Jayde Steckowych, MD, an otolaryngologist with Tri-County ENT in Mahwah, N.J., said it happens way too often: Patients come to her for a medical opinion, but they don’t have full information on the history of what ails them.
Explore this issue:February 2015
“Where’s your previous hearing test? Where’s that result?” she will ask. “Are you sure this is normal?”
The response she sometimes gets is, “They told me it was.”
She will occasionally have to ask the patient to go back to the center that performed the test, get the report, and then come back. “You hate to put them through it,” Dr. Steckowych said.
It’s situations like this that have Dr. Steckowych excited about the slow-but-sure rise of the personal health record (PHR).
Increasingly, physicians and patients alike are becoming more aware of the importance of ease of access to all of a patient’s health information. Much of this awareness is mandate driven, with federal meaningful use financial incentives propelling physicians to adopt technology in ways that will truly contribute to better patient care.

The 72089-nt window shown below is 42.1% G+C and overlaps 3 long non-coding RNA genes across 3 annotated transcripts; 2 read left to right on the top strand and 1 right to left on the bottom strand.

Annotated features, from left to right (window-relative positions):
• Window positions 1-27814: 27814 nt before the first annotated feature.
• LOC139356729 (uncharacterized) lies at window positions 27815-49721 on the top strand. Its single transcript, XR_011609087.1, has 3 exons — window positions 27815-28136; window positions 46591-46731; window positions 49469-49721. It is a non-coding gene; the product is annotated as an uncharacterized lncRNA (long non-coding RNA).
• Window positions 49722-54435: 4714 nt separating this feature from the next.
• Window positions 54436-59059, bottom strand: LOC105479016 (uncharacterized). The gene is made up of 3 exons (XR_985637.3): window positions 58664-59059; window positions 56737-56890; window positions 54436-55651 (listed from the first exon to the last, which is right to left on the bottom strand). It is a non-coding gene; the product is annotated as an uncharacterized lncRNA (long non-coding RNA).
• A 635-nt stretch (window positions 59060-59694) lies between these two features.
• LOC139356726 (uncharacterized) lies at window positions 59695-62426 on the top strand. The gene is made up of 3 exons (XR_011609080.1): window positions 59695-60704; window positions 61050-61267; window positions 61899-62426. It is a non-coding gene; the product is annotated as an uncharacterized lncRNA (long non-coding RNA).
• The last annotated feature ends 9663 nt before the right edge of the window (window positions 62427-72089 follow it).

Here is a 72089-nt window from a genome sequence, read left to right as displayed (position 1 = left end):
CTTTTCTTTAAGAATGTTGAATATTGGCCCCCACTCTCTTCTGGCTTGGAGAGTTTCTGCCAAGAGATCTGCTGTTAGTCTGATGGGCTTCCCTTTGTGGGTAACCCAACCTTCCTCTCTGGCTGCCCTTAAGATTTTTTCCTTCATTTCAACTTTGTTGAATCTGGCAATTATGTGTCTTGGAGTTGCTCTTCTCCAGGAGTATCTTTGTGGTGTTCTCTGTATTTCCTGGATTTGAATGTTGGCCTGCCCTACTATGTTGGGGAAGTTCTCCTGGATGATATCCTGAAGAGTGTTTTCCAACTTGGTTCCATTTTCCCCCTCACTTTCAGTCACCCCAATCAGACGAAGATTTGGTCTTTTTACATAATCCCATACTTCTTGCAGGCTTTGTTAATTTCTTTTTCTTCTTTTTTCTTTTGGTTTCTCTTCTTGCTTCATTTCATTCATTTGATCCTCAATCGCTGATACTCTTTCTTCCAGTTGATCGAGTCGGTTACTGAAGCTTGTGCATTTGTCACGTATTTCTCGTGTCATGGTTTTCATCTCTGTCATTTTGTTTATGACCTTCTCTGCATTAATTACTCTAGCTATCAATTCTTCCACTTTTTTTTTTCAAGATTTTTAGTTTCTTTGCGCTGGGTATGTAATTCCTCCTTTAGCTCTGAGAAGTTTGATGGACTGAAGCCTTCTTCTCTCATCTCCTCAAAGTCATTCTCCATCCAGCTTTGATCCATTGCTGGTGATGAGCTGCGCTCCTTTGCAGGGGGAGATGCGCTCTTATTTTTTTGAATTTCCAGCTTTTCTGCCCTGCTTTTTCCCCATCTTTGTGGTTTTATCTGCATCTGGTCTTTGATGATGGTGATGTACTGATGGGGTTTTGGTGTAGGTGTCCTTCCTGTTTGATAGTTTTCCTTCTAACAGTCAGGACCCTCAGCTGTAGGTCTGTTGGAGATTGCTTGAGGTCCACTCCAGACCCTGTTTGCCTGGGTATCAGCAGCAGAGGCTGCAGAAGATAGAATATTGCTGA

But there is a groundswell aspect, as well, born of a culture in which people now consider it standard to have information kept not only electronically but easily accessible via a few keystrokes, clicks of a mouse, or swipes and taps on a smartphone.
The PHR label is typically used to mean a person’s total body of health data, across all of their health practitioners and even including information that they themselves have assembled, whether with paper and pen or with apps that track everything from blood pressure to steps walked to calories eaten. In that sense, a PHR is different from an electronic health record (EHR), which is often just a reference to an individual patient’s electronic file kept at a specific clinic or hospital.
But the shape of today’s PHR is due in large part to the dawn of the EHR. If everything were still on paper, it might take a few briefcases and considerable muscle to cart around all of your health information.
To a large extent, the compilation of a complete PHR depends on the ability of EHRs to “talk” to each other, or at least for all of a patient’s EHRs to be accessible in one place. And, more and more, systems that will make this happen are being created.
Current Efforts to Promote PHRs
At the federal level, the Blue Button initiative gives patients access to their health records and insurance information online, as long as the entities from which they receive care are participating.